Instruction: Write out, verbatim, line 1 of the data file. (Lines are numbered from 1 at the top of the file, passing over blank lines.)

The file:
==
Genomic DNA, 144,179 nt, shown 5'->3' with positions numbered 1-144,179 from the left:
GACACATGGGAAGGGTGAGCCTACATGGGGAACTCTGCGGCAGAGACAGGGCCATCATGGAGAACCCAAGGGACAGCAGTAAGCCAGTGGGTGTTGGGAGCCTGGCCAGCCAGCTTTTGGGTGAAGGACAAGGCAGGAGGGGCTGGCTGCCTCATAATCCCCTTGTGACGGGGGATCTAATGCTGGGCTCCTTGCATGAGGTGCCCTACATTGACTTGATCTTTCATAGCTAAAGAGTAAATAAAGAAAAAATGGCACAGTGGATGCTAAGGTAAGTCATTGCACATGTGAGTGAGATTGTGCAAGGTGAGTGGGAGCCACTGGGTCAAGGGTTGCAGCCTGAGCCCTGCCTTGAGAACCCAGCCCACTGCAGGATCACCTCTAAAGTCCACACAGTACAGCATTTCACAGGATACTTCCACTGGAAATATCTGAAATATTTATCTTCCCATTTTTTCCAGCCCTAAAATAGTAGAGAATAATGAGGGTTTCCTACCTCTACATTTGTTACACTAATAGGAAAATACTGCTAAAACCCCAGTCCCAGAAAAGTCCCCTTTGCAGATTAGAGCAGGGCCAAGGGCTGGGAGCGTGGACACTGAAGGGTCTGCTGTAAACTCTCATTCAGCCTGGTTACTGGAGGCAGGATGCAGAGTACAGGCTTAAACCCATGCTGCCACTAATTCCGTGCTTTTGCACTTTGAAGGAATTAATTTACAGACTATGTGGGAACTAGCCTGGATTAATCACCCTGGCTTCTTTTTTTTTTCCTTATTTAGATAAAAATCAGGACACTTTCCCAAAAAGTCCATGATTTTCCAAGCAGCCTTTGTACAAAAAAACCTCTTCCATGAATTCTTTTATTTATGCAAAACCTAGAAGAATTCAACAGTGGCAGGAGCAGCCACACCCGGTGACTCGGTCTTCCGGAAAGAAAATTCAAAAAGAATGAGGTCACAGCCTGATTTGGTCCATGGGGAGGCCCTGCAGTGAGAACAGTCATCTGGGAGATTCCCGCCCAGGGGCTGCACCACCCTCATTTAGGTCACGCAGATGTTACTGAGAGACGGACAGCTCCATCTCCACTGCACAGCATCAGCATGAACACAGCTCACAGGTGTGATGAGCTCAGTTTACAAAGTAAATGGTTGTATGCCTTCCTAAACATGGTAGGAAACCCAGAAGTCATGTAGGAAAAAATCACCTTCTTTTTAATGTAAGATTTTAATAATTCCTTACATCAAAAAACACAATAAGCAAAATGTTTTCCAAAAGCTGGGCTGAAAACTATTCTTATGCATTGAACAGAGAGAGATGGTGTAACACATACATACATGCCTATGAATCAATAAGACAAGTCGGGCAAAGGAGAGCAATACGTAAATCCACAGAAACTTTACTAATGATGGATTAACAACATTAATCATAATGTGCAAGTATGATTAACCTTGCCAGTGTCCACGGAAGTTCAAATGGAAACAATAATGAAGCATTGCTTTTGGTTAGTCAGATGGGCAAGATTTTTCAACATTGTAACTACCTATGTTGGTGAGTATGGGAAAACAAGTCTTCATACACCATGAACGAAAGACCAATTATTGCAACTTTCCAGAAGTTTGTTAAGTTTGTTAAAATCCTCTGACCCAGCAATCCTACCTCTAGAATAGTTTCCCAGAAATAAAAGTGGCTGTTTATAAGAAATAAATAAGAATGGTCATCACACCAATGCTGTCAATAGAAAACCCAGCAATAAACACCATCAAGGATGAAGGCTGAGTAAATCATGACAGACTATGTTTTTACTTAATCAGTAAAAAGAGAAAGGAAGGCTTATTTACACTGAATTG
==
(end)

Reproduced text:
Genomic DNA, 144,179 nt, shown 5'->3' with positions numbered 1-144,179 from the left: